Chiswick RNLI Lifeboat crew rescue injured woman stuck in the mud

Lifeboats News Release

The woman had slipped and fallen down the abutment on the river bank, banged her head on the way down and ended up unable to move.

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Early on Monday evening 15 June 2020 Chiswick RNLI lifeboat was called to a report of an injured woman on the foreshore near Craven Cottage, Fulham FC’s ground. When they arrived on scene the crew saw the woman on the Barnes bank, opposite the football ground and further upstream. She had slipped from the towpath down the sloping abutment into thick mud. Her head was bleeding after striking it on the way down.

RNLI crewman Steve Law was the lead for first aid and carried out the initial assessment. Steve, with crew members Tony Coe and Mark Pusey, moved her into the lifeboat’s stretcher and onto the lifeboat. London Ambulance Service paramedics were already on the towpath but couldn’t safely go down on to the mud. It would also have been hazardous to lift the stretcher up the slippery stone abutment. It was agreed to take the casualty in the lifeboat to Putney embankment where the road is right alongside the river so she could be easily transferred into the care of the LAS paramedics.

RNLI Helmsman James Anthony said ‘This was pretty much a textbook rescue from start to finish. As usual the report of the location was a little vague, but we found the casualty very quickly. She was clearly in need of medical assistance and we monitored her continuously on the short trip down to Putney.’

Chiswick RNLI lifeboat station is the second busiest in the UK and Ireland. Since The RNLI search and rescue service on the Thames started in 2002, Chiswick Lifeboat has attended over 3,700 incidents and rescued over 1,750 people. The RNLI is entirely funded by public donations.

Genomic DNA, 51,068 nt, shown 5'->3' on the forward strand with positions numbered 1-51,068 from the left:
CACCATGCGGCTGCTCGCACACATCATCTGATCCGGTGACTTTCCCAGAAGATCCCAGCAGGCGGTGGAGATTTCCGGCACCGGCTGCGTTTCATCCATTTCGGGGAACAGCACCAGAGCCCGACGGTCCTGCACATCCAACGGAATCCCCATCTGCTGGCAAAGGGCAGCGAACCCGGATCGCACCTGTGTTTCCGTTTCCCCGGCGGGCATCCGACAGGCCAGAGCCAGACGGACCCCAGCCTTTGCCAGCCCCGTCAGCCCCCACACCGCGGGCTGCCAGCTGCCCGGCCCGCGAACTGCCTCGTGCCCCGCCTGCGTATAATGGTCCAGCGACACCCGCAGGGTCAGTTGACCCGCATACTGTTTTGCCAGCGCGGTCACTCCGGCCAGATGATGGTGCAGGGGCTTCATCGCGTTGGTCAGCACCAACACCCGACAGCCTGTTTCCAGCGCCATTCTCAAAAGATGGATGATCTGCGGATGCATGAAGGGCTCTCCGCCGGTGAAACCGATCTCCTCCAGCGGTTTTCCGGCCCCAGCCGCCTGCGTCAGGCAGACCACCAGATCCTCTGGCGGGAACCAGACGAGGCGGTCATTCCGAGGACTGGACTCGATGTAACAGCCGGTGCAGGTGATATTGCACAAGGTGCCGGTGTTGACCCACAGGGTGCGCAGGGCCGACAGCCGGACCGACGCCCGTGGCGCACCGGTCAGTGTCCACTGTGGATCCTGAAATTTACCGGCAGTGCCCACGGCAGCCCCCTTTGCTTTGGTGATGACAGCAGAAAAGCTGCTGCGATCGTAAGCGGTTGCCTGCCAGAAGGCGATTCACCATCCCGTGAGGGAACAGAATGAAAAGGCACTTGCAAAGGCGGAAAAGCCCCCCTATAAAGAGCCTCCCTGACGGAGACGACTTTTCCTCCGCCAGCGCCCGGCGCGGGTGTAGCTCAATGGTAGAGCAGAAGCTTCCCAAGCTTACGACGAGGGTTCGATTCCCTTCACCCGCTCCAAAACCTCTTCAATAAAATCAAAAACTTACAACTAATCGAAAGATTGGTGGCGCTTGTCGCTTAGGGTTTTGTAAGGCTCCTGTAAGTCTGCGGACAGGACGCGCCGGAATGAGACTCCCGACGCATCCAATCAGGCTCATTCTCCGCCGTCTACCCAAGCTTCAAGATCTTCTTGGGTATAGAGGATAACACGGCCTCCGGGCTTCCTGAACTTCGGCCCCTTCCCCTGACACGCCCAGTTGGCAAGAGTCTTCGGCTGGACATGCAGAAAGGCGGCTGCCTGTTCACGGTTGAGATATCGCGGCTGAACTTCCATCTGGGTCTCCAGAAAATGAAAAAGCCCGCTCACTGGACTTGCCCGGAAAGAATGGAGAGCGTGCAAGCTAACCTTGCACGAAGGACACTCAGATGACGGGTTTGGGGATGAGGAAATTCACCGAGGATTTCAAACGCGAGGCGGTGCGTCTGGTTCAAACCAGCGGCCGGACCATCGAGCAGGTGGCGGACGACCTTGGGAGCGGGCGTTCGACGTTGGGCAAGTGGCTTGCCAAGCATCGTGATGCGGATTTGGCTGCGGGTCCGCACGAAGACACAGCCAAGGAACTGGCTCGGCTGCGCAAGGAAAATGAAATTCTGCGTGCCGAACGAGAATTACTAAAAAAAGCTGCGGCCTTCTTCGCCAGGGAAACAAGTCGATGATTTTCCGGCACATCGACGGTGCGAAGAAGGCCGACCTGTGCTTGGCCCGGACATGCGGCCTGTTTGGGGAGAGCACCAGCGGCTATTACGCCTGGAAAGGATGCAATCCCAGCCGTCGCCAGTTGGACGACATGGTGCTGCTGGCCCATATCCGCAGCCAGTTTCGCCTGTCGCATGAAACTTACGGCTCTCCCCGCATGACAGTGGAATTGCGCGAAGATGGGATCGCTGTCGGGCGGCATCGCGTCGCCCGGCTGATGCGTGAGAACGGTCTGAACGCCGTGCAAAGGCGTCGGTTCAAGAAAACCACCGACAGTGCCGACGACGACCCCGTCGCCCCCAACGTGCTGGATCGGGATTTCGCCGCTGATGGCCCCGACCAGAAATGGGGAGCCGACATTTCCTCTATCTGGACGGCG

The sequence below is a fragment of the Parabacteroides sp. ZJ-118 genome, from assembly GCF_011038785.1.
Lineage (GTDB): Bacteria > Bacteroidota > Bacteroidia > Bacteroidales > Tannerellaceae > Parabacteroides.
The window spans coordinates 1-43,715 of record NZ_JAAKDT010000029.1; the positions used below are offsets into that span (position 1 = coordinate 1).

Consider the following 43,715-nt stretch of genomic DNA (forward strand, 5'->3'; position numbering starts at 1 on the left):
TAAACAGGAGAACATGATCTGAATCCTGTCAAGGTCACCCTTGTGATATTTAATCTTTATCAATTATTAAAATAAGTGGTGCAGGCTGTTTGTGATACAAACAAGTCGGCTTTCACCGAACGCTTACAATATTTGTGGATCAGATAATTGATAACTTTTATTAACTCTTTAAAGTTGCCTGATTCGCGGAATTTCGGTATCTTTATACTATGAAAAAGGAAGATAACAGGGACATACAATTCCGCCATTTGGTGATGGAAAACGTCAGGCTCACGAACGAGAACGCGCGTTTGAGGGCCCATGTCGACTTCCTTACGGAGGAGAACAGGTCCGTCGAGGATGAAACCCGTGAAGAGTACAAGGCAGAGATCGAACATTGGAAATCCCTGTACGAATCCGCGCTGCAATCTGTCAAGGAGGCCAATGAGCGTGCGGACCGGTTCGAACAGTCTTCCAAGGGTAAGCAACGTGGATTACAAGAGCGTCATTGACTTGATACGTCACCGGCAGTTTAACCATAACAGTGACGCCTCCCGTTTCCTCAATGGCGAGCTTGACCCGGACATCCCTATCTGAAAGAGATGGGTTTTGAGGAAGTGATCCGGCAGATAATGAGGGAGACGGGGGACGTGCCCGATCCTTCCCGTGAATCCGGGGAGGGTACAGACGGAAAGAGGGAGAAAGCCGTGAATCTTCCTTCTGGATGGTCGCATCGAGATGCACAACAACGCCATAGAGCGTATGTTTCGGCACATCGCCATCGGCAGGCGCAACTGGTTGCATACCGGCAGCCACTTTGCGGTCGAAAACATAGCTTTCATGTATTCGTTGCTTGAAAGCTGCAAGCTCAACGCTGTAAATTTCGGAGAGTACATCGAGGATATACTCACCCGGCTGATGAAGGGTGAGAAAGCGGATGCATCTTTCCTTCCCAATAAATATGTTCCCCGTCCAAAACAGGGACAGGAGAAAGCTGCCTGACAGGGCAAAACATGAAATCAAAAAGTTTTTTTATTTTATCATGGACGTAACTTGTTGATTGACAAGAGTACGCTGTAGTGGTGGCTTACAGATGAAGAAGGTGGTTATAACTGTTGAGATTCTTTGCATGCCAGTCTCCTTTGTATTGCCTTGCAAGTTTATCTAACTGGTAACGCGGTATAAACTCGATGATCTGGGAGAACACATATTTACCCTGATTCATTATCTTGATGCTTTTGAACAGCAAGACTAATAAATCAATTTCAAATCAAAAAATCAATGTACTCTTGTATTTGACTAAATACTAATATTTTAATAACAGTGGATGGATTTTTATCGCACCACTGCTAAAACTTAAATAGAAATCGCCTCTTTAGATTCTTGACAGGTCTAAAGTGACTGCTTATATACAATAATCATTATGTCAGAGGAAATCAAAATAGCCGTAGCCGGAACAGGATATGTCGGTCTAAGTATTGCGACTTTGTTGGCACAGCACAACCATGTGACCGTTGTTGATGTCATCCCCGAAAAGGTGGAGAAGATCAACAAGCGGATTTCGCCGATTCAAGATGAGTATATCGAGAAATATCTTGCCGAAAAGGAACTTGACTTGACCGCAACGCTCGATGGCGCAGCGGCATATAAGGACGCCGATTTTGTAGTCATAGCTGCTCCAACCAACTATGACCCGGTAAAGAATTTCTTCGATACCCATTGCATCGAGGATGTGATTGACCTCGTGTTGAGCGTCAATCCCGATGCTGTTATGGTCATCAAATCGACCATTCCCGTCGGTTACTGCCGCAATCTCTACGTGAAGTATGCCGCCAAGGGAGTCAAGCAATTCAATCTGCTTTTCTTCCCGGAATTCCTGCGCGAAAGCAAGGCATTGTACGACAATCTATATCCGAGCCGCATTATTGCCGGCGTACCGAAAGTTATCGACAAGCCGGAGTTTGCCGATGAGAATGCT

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  • David Clarke RNLI Volunteer Lifeboat Press Officer (Chiswick), 07951 210500 David_Clarke@rnli.org.uk
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The RNLI charity saves lives at sea. Its volunteers provide a 24-hour search and rescue service around the United Kingdom and Republic of Ireland coasts. The RNLI operates over 238 lifeboat stations in the UK and Ireland and, in a normal year, more than 240 lifeguard units on beaches around the UK and Channel Islands. The RNLI is independent of Coastguard and government and depends on voluntary donations and legacies to maintain its rescue service. Since the RNLI was founded in 1824, its lifeboat crews and lifeguards have saved over 142,700 lives.


Key facts about the RNLI

The RNLI charity saves lives at sea. Its volunteers provide a 24-hour search and rescue service around the United Kingdom and Republic of Ireland coasts. The RNLI operates over 238 lifeboat stations in the UK and Ireland and, in a normal year, more than 240 lifeguard units on beaches around the UK and Channel Islands. The RNLI is independent of Coastguard and government and depends on voluntary donations and legacies to maintain its rescue service. Since the RNLI was founded in 1824, its lifeboat crews and lifeguards have saved over 142,700 lives.

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For more information please visit the RNLI website or Facebook, Twitter and YouTube. News releases, videos and photos are available on the News Centre.

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Members of the public may contact the RNLI on 0300 300 9990 (UK) or 1800 991802 (Ireland) or by email.

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